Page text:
Iran’s Syria policy hurts its regional popularity

Syria

By Dina Esfandiary, Research Associate, Non-proliferation and Disarmament Programme and Islam Al Tayeb, Research Analyst, IISS-Middle East

These days, there are not many things that Arabs agree on. In fact, it may be fair to say they agree to disagree more often than not when it comes to regional policy. But Iran, once the darling of the Arab Street, is finding both popular and government opinion turning against it. And at the heart of the matter lies official Iranian attitude towards sectarianism and the Syrian uprising.

For years, Iran, and especially Iranian President Mahmoud Ahmadinejad, enjoyed the unwavering support of the Arab general public, especially following the 2006 war in Lebanon. Many perceived Iran as the outspoken guardian of the Muslim world; a country that had the guts to oppose compromise in the Arab-Israeli peace process and support Hizbullah in its struggle against Israel. But this is no longer the case, and Iran knows it.

So the Iranian regime is trying to regain some positive influence. It’s partly why Iranian Foreign Minister Ali Akbar Salehi was in Amman, Jordan, recently to meet Foreign Minister Nasser Judeh and King Abdullah II. Jordan’s government welcomed the opportunity to discuss Syria with their Iranian counterparts. But the response was different in Parliament: Bassam al-Manaseer, chairman of the Arab and Foreign Relations Committee of the Jordanian Parliament, called the visit ‘unwelcomed’ and expressed his concerns over ‘suspicious’ Iranian activities in the region.

Read the full article in the Atlantic


The two Sudans: still stuck in oil dispute

South Sudanese President Salvar Kiir and Sudanese President Omar al-Bashir. Photo Sudan Vision

By Islam Al Tayeb, Research Analyst, IISS-Middle East

More than 18 months after South Sudan seceded from Sudan, oil remains a sticking point between the two countries. Last week, the stalemate appeared as intractable as ever, with South Sudan announcing plans to sell petroleum to Israel, and politicians in Khartoum vowing that no South Sudanese exports would reach Israel via Sudanese territory. A meeting between Sudanese President Omar al-Bashir and his southern counterpart Salva Kiir before an African Union conference in Ethiopia this weekend (above) failed to break months of deadlock. There has now been no oil production in, or exports, from South Sudan for a year, depriving the government in Juba of around 98% of its budgeted revenues.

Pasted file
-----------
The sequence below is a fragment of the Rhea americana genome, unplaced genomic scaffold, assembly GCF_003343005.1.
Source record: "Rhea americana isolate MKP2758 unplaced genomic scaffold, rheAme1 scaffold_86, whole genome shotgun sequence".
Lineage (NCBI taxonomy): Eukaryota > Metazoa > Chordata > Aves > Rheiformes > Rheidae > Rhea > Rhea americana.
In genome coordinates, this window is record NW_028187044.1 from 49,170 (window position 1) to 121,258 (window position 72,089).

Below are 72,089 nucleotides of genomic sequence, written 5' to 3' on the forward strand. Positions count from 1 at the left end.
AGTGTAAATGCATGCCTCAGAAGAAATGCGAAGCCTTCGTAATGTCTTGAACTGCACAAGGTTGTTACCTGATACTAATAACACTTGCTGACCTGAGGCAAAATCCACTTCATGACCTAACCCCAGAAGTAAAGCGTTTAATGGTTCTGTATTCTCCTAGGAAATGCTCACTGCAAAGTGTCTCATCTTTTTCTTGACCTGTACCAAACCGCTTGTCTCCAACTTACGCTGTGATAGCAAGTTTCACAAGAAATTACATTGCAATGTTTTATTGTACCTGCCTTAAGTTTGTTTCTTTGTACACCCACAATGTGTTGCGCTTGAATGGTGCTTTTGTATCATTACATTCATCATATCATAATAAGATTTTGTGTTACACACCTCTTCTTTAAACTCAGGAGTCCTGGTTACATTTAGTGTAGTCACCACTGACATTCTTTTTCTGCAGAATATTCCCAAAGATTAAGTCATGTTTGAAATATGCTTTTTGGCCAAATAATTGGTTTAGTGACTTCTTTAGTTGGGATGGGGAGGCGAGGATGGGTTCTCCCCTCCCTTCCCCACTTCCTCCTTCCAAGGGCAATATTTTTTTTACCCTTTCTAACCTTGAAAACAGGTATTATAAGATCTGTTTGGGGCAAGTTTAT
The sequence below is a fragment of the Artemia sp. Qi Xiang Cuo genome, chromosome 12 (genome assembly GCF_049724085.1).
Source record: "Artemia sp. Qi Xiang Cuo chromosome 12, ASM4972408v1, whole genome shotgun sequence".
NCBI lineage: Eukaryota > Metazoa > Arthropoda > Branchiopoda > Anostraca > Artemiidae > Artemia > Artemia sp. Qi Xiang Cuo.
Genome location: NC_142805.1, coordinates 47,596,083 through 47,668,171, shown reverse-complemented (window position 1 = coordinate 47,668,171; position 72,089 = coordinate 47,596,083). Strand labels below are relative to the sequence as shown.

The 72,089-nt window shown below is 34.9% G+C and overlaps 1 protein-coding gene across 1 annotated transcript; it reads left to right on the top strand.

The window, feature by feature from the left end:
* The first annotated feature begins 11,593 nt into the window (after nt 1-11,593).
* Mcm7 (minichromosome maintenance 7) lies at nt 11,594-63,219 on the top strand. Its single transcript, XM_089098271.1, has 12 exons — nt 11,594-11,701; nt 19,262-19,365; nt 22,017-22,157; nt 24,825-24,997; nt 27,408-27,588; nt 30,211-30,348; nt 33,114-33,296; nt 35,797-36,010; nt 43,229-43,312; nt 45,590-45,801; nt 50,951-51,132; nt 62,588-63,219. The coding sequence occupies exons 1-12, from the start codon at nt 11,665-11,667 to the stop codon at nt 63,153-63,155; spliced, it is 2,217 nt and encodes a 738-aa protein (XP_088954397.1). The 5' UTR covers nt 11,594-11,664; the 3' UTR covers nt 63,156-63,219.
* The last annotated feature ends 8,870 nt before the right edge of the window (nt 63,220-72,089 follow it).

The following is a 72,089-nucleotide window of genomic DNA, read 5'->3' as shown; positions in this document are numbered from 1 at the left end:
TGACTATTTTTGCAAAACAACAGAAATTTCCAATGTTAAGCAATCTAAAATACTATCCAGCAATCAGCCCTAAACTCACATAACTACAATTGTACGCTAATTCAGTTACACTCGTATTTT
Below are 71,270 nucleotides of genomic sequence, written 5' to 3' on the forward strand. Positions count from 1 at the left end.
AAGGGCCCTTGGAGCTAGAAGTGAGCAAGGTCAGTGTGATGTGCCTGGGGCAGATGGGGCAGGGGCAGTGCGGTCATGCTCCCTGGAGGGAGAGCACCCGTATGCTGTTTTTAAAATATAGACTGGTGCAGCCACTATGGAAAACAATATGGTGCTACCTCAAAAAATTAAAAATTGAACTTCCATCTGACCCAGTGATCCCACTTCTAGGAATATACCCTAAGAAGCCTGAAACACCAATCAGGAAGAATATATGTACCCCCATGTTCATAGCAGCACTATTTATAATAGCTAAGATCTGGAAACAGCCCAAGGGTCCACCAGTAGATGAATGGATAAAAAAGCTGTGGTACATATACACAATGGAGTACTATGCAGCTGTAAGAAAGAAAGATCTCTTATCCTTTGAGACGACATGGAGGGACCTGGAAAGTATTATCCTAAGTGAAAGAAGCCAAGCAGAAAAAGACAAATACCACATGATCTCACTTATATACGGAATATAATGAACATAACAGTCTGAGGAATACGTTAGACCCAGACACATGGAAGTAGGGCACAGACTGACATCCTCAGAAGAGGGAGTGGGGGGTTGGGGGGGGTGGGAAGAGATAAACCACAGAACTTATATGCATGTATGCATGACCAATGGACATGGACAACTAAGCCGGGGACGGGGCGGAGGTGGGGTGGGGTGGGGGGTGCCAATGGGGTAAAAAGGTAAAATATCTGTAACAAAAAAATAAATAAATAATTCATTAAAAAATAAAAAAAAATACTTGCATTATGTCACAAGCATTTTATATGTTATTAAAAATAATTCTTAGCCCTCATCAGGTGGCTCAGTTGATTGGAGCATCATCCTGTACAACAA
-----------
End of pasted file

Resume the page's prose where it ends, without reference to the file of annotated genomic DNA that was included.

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UK cyber security under fire

A satellite communications dish outside the UK Government Communications Headquarters (GCHQ) Photo MoD under an Open Government Licence

By Islam Al Tayeb, Research Analyst, IISS-Middle East

The British military could be ‘fatally compromised’ by a major cyber attack because it lacks clear contingency plans and depends on technology with no verifiable back-up systems. This was the principal warning contained within the Defence and Cyber Security Report 2013 published last week in the UK. The report said the armed forces were now completely reliant on IT, but the MPs on the committee said they were uncertain who would be responsible for what in the event of a prolonged cyber attack. ‘The government should set out details of the contingency plans it has in place should such an attack occur,’ they say. ‘If it has none, it should say so – and urgently create some.’

The report called on the government more broadly to act ‘with vigour’ to boost efforts on cyber security. ‘The cyber threat is, like some other emerging threats, one which has the capacity to evolve with almost unimaginable speed and with serious consequences for the nation’s security,’ it insisted. ‘The government needs to put in place – as it has not yet done – mechanisms, people, education, skills, thinking and policies which take into account both the opportunities and the vulnerabilities which cyber presents.’

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